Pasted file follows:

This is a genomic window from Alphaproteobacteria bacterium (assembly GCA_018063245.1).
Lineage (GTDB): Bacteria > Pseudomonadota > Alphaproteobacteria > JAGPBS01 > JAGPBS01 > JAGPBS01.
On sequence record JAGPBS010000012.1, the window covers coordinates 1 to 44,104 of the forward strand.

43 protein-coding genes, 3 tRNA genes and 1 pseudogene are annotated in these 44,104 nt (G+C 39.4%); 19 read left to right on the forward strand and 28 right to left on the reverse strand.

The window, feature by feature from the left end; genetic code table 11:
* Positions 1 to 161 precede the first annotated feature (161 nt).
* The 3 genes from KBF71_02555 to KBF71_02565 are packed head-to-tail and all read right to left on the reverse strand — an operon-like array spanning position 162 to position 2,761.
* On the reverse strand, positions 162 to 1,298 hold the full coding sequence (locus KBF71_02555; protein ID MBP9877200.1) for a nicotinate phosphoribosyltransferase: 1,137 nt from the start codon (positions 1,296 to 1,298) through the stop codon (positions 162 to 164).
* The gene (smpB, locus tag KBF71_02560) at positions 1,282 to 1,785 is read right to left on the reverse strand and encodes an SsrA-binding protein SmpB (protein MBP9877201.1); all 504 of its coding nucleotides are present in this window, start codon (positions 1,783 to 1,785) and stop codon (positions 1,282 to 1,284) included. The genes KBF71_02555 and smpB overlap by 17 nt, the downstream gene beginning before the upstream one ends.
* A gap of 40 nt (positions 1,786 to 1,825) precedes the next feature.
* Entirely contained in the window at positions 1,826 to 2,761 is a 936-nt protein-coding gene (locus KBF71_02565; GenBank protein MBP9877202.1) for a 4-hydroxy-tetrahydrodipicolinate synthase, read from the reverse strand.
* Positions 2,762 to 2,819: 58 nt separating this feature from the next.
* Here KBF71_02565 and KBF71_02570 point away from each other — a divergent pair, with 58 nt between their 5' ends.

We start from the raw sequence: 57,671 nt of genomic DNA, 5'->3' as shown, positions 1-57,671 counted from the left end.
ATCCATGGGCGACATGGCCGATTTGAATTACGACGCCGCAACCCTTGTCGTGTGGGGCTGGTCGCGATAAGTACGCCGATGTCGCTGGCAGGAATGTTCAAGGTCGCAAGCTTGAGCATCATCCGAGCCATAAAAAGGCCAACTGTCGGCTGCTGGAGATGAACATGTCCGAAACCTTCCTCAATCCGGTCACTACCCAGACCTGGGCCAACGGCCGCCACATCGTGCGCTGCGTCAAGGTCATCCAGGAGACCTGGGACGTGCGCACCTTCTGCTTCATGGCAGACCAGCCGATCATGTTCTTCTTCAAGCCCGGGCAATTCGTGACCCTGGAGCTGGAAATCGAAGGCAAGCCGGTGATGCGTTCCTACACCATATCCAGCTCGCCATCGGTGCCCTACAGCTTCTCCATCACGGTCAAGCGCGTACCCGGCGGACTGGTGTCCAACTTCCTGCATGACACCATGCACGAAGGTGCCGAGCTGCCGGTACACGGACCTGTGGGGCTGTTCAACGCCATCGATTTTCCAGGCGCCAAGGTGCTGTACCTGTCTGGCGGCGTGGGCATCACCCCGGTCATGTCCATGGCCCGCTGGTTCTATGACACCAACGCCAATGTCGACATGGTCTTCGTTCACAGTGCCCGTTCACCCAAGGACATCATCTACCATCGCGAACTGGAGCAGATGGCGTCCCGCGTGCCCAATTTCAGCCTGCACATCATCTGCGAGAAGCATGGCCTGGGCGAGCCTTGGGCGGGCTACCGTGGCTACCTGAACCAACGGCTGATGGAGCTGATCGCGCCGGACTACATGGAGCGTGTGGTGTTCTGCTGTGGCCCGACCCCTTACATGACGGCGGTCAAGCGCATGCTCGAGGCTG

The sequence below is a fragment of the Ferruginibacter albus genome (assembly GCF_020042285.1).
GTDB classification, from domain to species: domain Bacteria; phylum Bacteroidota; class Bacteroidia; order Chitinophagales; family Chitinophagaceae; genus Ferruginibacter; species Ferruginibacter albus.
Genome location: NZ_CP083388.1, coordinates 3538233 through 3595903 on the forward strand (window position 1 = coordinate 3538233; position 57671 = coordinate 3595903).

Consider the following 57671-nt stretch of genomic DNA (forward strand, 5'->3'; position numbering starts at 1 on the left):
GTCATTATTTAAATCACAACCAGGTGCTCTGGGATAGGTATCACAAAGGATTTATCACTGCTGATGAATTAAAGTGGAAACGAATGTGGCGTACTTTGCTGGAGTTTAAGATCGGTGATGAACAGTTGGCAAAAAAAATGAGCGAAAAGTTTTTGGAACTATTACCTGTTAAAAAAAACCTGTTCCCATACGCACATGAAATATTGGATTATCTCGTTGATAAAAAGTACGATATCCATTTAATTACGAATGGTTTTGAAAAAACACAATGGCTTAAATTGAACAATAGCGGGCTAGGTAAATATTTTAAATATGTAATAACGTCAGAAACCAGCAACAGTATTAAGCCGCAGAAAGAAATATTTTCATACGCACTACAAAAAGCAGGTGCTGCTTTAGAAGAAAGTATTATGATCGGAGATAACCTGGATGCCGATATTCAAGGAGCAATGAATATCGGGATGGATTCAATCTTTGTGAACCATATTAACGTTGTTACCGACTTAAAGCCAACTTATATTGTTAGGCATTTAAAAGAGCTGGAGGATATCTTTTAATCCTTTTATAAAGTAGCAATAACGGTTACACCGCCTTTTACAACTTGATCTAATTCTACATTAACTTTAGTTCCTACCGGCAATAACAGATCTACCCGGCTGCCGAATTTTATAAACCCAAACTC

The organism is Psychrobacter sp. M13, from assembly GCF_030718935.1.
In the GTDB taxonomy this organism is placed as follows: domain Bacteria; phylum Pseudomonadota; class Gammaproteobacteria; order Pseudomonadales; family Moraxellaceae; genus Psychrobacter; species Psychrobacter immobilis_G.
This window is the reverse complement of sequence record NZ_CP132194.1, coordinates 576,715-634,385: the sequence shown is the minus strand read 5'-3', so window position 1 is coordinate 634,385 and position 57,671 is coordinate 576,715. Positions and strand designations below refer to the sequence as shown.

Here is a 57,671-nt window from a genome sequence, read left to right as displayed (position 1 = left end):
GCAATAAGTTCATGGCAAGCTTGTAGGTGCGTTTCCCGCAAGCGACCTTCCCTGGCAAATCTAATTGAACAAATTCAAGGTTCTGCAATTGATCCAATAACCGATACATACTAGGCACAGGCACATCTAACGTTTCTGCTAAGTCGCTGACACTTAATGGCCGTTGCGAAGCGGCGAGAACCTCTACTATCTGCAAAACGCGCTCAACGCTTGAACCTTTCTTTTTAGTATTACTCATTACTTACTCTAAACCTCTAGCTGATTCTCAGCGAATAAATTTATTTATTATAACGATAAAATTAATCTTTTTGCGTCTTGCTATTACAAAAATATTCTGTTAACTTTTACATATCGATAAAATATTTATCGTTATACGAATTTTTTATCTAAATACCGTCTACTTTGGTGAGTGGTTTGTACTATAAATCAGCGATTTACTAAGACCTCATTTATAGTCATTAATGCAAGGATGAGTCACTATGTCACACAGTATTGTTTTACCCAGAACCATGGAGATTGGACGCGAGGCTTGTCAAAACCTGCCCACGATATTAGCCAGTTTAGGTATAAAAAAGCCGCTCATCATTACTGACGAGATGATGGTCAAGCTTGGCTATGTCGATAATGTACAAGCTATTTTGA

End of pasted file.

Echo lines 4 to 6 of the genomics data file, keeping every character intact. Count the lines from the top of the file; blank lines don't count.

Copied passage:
43 protein-coding genes, 3 tRNA genes and 1 pseudogene are annotated in these 44,104 nt (G+C 39.4%); 19 read left to right on the forward strand and 28 right to left on the reverse strand.

The window, feature by feature from the left end; genetic code table 11:
* Positions 1 to 161 precede the first annotated feature (161 nt).